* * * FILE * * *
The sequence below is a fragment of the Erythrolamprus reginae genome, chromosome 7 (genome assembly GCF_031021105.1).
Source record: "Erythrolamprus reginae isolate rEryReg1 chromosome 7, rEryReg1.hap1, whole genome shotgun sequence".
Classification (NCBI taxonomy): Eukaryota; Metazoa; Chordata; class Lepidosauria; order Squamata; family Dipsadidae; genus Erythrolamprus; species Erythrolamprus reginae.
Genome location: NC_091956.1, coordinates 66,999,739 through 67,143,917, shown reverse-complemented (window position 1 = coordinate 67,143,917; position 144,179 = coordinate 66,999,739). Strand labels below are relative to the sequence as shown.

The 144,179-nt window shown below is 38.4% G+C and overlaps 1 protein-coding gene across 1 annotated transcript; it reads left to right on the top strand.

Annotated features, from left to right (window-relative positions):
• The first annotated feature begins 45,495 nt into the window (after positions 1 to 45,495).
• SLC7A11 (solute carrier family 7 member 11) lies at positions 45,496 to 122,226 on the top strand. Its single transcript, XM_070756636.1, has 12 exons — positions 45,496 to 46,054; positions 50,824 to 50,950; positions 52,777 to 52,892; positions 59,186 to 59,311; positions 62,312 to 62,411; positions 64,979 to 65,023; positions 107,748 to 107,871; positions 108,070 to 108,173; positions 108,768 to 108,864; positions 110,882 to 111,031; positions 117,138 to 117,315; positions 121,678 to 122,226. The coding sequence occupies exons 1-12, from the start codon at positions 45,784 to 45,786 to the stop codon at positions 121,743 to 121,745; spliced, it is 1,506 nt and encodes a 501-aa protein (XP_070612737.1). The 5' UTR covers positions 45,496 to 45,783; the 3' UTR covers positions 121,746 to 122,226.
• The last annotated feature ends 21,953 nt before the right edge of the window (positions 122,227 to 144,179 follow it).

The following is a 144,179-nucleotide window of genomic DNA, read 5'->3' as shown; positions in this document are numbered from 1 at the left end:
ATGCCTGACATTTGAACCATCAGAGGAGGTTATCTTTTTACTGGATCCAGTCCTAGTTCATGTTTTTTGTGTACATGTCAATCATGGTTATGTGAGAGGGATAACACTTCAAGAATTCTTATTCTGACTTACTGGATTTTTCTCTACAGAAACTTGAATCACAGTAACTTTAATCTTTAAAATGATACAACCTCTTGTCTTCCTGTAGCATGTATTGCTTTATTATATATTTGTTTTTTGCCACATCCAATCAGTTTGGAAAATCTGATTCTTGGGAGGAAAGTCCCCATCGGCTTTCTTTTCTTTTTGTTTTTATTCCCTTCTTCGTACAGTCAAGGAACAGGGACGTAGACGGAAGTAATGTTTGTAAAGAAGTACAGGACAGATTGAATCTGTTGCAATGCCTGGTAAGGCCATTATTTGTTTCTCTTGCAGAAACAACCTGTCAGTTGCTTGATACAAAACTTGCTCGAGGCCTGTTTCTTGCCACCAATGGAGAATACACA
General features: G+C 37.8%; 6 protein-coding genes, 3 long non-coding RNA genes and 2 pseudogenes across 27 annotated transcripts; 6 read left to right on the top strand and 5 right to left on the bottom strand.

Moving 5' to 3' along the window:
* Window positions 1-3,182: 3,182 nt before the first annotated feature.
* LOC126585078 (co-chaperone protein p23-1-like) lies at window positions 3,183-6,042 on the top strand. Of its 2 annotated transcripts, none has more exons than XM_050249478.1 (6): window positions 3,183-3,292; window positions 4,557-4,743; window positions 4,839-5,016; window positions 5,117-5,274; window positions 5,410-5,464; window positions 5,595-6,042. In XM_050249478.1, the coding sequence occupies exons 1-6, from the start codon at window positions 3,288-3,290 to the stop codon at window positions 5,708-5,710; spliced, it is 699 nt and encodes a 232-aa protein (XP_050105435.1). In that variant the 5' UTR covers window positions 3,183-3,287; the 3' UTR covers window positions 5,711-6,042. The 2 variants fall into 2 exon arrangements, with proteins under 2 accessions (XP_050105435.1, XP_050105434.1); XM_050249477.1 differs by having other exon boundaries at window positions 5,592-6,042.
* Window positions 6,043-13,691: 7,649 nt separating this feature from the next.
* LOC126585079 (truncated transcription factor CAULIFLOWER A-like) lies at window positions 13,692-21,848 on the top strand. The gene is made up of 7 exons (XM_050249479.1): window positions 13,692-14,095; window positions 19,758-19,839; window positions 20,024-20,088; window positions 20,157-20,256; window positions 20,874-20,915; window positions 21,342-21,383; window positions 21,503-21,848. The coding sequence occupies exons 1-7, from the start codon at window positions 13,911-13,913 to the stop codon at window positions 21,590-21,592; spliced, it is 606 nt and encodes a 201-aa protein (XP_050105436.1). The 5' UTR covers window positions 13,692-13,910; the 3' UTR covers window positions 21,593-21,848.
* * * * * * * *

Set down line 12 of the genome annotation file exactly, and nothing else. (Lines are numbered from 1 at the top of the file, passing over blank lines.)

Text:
General features: G+C 37.8%; 6 protein-coding genes, 3 long non-coding RNA genes and 2 pseudogenes across 27 annotated transcripts; 6 read left to right on the top strand and 5 right to left on the bottom strand.